That Might Not Be a Bad Thing, But Still....
New York Times, as I have often stated, has the quirkiest sports section going. On the one hand, you have some top-flight writers (Tyler Kepner, Jere Longman, Harvey Araton) who make the sports pages destination reading.
Yet, the paper has essentially done away with regular columnists--even though it had some of the best over the last two decades--in favor of long, sometimes very long, features that demand your time, which is often a lot easier said than done, even when they are worthy (see "Snow-Fall" and "Jockey."
Maybe those efforts create a resource issue, and a serious one at that. The Times often appears to be covering New York teams grudgingly, as if it is resentful that the "New York" in its title somehow clouds its designs to be a truly national (and international) paper. That sentiment is often on display this time of year after the Mets have long since entered their irrelevant stage for the season. And that, for a newspaper, can be a dangerous thing.
The Times did not even have a reporter at last Friday's away game against the Cleveland Indians. Instead, it relied on a short story from the A.P. A stringer was wrangled to cover the last two games of the series, while Mets beat writer Andrew Keh was dispatched to cover the U.S. men's soccer team's attempt to qualify for the World Cup.
Even if Mets diehards like myself are not hanging on every pitch in September, that doesn't mean the faithful care any less about the team. The Daily News knows that. So does the New York Post. The team stinks, but it's still covered. And they do. Because, hey, you never know. And that's because what a lot of people are buying the papers for.
Still, last Friday could have been the night rookie Zack Wheeler pitched a no-hitter. Or Daniel Murphy hit three homers en route to a 19-1 rout. Or (fill in the blank) suffered a devastating injury. Hey, what about that bench-clearing brawl? And so on. That the Mets lost that game 8-1 is immaterial. Something big could have happened to arouse the Flushing Faithful. But a Times reporter would not have told them about that.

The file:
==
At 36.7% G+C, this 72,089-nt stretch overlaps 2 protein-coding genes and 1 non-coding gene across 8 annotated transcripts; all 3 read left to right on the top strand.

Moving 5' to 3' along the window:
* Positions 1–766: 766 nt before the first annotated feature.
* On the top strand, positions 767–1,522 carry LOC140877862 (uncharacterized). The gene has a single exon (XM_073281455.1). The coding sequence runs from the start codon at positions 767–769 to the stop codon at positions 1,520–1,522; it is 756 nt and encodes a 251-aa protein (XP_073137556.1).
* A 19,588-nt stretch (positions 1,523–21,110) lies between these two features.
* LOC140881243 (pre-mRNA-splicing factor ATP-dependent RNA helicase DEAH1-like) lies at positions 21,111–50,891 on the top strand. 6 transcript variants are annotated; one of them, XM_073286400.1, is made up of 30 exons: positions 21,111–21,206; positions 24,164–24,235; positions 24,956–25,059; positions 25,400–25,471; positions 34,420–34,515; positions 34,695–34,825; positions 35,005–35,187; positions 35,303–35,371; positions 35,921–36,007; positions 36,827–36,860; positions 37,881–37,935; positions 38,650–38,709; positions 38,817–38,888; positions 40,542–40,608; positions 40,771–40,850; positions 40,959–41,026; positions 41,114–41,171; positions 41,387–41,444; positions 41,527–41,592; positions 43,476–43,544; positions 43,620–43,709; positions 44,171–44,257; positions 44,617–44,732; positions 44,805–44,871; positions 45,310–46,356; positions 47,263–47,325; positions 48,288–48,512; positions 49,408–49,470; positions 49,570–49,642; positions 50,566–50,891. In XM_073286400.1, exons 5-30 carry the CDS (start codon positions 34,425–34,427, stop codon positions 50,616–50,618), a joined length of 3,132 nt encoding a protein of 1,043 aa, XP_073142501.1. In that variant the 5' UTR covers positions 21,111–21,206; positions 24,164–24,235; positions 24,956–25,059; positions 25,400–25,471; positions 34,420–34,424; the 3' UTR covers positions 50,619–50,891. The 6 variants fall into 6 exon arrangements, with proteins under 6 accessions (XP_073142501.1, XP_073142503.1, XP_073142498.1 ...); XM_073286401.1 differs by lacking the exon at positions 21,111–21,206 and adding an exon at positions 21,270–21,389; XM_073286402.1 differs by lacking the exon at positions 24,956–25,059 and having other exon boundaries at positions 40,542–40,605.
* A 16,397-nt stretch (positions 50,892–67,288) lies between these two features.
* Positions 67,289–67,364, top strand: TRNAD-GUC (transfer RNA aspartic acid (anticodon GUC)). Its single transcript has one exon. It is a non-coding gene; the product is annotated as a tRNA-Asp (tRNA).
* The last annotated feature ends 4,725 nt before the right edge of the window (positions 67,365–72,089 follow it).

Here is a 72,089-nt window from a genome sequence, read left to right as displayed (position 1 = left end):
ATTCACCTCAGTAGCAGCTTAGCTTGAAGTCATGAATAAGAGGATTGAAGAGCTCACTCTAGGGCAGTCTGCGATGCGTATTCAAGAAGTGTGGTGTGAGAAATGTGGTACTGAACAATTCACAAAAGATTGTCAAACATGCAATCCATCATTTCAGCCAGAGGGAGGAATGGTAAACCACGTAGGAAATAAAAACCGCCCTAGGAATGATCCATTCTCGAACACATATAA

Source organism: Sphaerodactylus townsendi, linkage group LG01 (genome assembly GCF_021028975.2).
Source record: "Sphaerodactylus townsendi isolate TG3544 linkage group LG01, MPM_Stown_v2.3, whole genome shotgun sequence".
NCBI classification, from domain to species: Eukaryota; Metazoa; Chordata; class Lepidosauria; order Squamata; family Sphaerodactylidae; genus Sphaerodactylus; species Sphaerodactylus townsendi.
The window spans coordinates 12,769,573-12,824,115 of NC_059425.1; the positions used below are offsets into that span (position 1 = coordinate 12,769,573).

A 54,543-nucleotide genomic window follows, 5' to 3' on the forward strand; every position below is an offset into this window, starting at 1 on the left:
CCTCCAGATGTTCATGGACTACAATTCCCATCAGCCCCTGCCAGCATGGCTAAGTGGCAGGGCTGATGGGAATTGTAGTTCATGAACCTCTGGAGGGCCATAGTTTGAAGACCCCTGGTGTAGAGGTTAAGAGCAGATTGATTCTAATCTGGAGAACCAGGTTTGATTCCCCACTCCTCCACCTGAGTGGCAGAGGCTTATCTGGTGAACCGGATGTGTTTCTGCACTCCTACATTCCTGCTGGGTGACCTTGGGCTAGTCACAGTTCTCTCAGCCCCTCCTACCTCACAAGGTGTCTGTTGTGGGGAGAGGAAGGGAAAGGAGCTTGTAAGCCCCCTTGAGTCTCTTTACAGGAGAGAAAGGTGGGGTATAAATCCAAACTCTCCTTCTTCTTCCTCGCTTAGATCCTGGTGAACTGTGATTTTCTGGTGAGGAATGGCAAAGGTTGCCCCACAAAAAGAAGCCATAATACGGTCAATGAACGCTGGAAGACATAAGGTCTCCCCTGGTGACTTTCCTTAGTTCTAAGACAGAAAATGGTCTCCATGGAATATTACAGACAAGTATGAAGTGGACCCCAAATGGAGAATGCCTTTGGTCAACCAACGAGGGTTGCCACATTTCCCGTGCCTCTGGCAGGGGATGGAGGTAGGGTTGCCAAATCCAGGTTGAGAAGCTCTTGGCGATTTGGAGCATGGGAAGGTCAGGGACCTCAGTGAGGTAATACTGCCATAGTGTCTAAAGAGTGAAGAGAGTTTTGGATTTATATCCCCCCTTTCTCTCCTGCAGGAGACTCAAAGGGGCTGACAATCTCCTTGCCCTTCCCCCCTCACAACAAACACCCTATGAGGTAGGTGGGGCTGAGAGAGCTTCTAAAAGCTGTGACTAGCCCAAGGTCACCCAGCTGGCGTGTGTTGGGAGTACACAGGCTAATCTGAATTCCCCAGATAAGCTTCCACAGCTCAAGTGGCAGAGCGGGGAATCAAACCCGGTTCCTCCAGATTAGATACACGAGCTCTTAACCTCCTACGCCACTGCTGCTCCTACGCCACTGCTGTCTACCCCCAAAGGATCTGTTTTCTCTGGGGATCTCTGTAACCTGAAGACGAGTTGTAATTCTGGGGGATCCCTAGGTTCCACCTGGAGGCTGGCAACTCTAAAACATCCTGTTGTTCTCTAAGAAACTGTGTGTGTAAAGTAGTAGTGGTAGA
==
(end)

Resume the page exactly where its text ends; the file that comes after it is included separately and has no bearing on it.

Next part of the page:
Last night's home loss was also short-shrifted. It was relegated to one graf and a line that there was a "staff article at nytimes.com." There was, though promising rookie Tim Rohan's dispatch lacks a quote. I wouldn't have minded hearing manager Terry Collins fulminating about his team's absence of offense, anyone's thoughts on playing on 9/11 or Wheeler approaching his innings limit. But who cares? It's the Mets, right?
Similarly, there was not a single story about the Jets in last Saturday's paper, the day before the season opened. There was only a short piece about the Giants. True, they were covered Sunday, but this is the time of the year when fans are foaming for any nuggets on Gang Green or Big Blue. Why should they have to buy a second paper or go online to get their fix?
I actually took the bait this year for a deep-discount subscription deal from the Daily News to ensure my sports needs were met through the year. The paper hasn't disappointed, with at least two reporters covering the Jets and Giants, along with NFL columnist Gary Myers. And the tabs are positively lousy with writers tripping over themselves in the press box preening at the Yankees' flickering hopes for a wildcard berth.
Meanwhile, the Times never got around to replacing national football writer Judy Battista when she decamped to NFL Media. That leaves Jets beat writer Ben Shpigel and Giants scribe Bill Pennington to pick up the slack. Battista's job is in dire need of filling. What about backup freelancer Tom Pedulla? His several decades covering football for Gannett should count as sufficient seasoning for the Times. And, hey, it's a national beat. He'd never have to type in New York if the Times didn't want him to.